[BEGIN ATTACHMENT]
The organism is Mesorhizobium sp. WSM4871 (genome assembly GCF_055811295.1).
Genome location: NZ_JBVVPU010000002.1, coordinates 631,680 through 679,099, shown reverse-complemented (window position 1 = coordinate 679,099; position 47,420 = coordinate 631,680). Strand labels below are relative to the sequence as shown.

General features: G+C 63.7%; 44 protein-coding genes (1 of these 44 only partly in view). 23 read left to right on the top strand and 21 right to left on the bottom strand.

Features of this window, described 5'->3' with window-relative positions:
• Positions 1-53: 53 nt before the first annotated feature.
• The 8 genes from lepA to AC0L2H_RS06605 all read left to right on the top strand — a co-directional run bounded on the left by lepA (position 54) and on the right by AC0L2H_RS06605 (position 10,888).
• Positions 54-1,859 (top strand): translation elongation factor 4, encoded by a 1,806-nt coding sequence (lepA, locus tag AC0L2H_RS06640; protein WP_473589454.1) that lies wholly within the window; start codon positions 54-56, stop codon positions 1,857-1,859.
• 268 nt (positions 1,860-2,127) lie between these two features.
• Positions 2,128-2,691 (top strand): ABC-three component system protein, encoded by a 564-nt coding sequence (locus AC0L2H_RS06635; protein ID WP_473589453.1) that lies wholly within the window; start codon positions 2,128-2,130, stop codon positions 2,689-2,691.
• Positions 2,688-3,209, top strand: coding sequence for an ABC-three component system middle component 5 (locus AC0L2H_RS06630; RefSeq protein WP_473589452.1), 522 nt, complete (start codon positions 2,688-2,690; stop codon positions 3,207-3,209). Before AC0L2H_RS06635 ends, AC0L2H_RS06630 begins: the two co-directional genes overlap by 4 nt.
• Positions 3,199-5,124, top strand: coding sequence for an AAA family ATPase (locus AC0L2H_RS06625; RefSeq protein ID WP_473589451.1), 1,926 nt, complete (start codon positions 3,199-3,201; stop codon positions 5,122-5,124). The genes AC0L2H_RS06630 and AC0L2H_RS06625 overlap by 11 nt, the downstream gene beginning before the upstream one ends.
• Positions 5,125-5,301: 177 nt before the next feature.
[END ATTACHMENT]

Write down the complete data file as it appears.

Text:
The organism is Mesorhizobium sp. WSM4871 (genome assembly GCF_055811295.1).
Genome location: NZ_JBVVPU010000002.1, coordinates 631,680 through 679,099, shown reverse-complemented (window position 1 = coordinate 679,099; position 47,420 = coordinate 631,680). Strand labels below are relative to the sequence as shown.

General features: G+C 63.7%; 44 protein-coding genes (1 of these 44 only partly in view). 23 read left to right on the top strand and 21 right to left on the bottom strand.

Features of this window, described 5'->3' with window-relative positions:
• Positions 1-53: 53 nt before the first annotated feature.
• The 8 genes from lepA to AC0L2H_RS06605 all read left to right on the top strand — a co-directional run bounded on the left by lepA (position 54) and on the right by AC0L2H_RS06605 (position 10,888).
• Positions 54-1,859 (top strand): translation elongation factor 4, encoded by a 1,806-nt coding sequence (lepA, locus tag AC0L2H_RS06640; protein WP_473589454.1) that lies wholly within the window; start codon positions 54-56, stop codon positions 1,857-1,859.
• 268 nt (positions 1,860-2,127) lie between these two features.
• Positions 2,128-2,691 (top strand): ABC-three component system protein, encoded by a 564-nt coding sequence (locus AC0L2H_RS06635; protein ID WP_473589453.1) that lies wholly within the window; start codon positions 2,128-2,130, stop codon positions 2,689-2,691.
• Positions 2,688-3,209, top strand: coding sequence for an ABC-three component system middle component 5 (locus AC0L2H_RS06630; RefSeq protein WP_473589452.1), 522 nt, complete (start codon positions 2,688-2,690; stop codon positions 3,207-3,209). Before AC0L2H_RS06635 ends, AC0L2H_RS06630 begins: the two co-directional genes overlap by 4 nt.
• Positions 3,199-5,124, top strand: coding sequence for an AAA family ATPase (locus AC0L2H_RS06625; RefSeq protein ID WP_473589451.1), 1,926 nt, complete (start codon positions 3,199-3,201; stop codon positions 5,122-5,124). The genes AC0L2H_RS06630 and AC0L2H_RS06625 overlap by 11 nt, the downstream gene beginning before the upstream one ends.
• Positions 5,125-5,301: 177 nt before the next feature.